Girls tennis coach of the year: Whiting’s Arthur Young
By Josh Lichtenfeld Post-Tribune correspondent June 26, 2013 9:50PM
Updated: July 30, 2013 8:10AM
WHITING — There’s a fitting twist that goes with the commemorative circular sign on the fence of the Piatek Tennis Courts in Whiting.
Back in April, the tennis complex at Whiting Park was dedicated to the same woman who went from playing for Whiting to hitting the courts of Wimbledon — Mary Lou Piatek. In essence the Oilers’ tennis history extends beyond the recent successes that have really established their girls program as a threat in the area.
Whiting tennis coach Arthur Young, who earned his history degree from Indiana University, likes associating with the past.
“Our history, as well as our present, is catching up with us,” Young said while stepping to the side from the community camp he helps with during the summer.
Recent history has been pretty solid for Young and the Oilers.
He took over the team as a coach with minimal tennis experience (he was a football and basketball player growing up), who hadn’t picked up a racket until playing with some friends in college. By the spring of 2007 he led the girls to their first of five sectional titles. Though Young took a couple of seasons off in between, since his return, the girls have made back-to-back trips in the regional final to face Munster in 2012 and 2013. This past season’s continued success earned Young the Post-Tribune Girls Tennis Coach of the Year honor.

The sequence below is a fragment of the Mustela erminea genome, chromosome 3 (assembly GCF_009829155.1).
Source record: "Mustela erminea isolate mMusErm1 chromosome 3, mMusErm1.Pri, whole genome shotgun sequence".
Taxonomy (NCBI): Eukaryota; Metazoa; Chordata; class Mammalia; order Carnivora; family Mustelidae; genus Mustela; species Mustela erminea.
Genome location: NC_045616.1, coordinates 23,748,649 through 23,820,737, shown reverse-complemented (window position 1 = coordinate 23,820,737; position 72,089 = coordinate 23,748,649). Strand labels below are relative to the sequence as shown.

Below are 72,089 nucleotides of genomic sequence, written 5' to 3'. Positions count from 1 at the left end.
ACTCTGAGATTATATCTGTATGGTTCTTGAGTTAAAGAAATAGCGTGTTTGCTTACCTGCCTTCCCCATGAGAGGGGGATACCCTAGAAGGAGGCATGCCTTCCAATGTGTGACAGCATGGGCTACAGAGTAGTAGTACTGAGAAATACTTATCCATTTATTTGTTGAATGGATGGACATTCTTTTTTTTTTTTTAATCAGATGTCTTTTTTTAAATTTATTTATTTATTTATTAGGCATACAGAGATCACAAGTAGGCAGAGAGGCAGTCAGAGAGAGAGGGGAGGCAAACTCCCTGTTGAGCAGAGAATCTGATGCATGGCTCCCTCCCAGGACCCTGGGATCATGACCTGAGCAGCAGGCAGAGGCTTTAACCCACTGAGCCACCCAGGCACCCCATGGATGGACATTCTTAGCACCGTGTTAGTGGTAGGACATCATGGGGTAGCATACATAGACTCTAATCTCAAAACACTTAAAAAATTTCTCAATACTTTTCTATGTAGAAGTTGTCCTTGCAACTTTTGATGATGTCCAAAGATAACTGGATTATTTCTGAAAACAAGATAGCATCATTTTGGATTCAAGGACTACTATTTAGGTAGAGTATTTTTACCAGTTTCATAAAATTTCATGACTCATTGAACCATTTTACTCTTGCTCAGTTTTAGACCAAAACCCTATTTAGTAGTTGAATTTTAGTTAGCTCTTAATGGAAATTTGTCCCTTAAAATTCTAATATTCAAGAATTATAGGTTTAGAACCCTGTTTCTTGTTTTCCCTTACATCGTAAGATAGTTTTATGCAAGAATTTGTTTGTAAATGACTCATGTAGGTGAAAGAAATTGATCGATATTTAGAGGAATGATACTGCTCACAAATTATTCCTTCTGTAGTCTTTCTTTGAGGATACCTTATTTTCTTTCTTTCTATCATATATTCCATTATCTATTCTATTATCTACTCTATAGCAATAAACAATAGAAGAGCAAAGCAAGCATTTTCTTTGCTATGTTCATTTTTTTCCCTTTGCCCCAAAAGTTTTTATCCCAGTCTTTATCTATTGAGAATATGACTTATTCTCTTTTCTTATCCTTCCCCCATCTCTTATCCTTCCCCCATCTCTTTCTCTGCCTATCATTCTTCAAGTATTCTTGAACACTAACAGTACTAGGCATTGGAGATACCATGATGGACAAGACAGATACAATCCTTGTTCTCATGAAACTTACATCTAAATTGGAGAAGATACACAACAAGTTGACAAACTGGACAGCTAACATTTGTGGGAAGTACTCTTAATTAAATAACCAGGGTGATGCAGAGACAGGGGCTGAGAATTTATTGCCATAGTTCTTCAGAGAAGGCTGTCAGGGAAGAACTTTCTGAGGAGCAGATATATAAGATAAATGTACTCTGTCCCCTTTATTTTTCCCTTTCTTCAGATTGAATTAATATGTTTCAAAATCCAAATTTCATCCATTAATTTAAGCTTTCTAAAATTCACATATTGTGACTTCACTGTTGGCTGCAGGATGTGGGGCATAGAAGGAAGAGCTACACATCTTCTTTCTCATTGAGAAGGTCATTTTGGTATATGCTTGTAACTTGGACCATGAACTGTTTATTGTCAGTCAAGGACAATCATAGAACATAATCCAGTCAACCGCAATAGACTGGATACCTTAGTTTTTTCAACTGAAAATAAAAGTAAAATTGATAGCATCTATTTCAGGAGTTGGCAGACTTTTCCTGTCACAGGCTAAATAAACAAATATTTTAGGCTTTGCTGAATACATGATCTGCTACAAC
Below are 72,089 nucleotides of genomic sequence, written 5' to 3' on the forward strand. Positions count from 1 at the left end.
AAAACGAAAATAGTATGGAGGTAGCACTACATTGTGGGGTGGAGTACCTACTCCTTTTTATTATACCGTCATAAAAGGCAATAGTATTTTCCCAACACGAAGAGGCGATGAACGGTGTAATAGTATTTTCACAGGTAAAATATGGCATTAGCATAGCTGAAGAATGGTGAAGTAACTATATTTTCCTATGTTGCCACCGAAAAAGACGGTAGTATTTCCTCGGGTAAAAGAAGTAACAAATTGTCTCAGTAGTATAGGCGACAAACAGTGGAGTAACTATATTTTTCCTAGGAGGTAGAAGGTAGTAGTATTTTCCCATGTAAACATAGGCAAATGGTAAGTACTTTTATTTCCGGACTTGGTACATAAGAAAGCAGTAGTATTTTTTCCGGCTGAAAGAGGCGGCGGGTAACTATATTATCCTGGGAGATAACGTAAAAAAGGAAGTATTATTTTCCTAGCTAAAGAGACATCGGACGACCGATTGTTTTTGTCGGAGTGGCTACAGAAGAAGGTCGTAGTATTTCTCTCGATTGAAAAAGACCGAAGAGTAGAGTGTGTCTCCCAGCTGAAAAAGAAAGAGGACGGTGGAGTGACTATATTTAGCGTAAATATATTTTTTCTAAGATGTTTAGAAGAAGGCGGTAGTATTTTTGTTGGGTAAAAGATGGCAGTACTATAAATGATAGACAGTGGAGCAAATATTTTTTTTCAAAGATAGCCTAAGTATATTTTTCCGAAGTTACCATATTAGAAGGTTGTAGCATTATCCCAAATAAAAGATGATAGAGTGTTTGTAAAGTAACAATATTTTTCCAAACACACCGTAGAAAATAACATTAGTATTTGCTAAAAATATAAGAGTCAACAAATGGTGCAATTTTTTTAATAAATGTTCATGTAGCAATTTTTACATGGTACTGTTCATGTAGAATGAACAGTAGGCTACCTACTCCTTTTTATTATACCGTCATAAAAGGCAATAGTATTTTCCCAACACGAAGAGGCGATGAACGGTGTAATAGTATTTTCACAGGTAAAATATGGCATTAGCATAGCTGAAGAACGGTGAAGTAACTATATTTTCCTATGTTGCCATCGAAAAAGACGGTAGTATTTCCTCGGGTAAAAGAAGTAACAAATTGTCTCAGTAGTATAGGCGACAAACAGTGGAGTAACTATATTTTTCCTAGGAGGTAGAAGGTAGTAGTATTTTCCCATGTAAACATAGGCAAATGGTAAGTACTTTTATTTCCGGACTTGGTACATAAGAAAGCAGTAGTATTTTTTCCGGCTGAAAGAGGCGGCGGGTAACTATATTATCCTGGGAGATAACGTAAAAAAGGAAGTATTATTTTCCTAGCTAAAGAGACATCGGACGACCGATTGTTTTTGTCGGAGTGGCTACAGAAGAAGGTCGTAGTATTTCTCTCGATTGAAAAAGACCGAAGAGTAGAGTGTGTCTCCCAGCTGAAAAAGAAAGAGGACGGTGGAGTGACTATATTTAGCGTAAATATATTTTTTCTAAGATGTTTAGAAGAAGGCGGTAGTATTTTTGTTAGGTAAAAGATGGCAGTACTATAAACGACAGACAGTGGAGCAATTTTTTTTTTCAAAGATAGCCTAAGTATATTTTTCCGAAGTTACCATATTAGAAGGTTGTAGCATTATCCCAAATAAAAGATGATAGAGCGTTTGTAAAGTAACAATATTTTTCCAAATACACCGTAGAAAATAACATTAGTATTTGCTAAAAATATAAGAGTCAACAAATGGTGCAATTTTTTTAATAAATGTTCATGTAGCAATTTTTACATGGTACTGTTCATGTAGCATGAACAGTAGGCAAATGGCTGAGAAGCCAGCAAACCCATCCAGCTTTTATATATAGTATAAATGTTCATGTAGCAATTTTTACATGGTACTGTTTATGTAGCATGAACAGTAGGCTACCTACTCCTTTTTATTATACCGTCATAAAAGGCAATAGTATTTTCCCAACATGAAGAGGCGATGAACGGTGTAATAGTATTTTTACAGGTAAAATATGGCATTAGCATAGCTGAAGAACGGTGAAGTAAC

“We went from kind of a sport for girls to do, to something they can compete in,” said Young, who sharpened his skills over the seasons by reading books, watching other teams’ strategies, and looking at tennis videos on YouTube. “I think it got me to a point where it wasn’t so technical at first — but, it was a love for the sport and a love to win.”
The 2013 schedule was frustrating for many clubs throughout Northwest Indiana with weeks of rainouts, but the Oilers had a hot start for the campaign. They won each of their first 10 matches. By the time the team suffered its first loss, it was at the hands of a tough opponent. Young took the opportunity to grab matches with the bigger schools after the inclement weather altered multiple schedules.
“I feel like we actually turned a corner this season,” he said of the 16-4 finish.
Longtime Highland boys and girls coach Adam Baez was an addition to the staff. While Young worked with singles players like Baez’s freshman daughter Brianna (No. 2 singles), No. 1 player Grace Huss and No. 3 Maira Huizar, Adam Baez used his background in doubles to help steer that side.
Before going out in a hard-fought 5-0 loss in the regional final, Whiting stopped Andrean’s much improved showing with a 3-2 win in the semifinal round. Huizar picked up the deciding point in that match with a 4-6, 6-4, 6-1 win.
“I’m really proud of my team, and the year we had, and the way he coached us overall,” said Huizar, who came out for tennis after being a manager for Young during her eighth-grade year.
To Young, another important moment in Whiting’s growing history would be to make it to the next level.
“I feel like we’ve got another chance to step up the ladder and get better,” he said.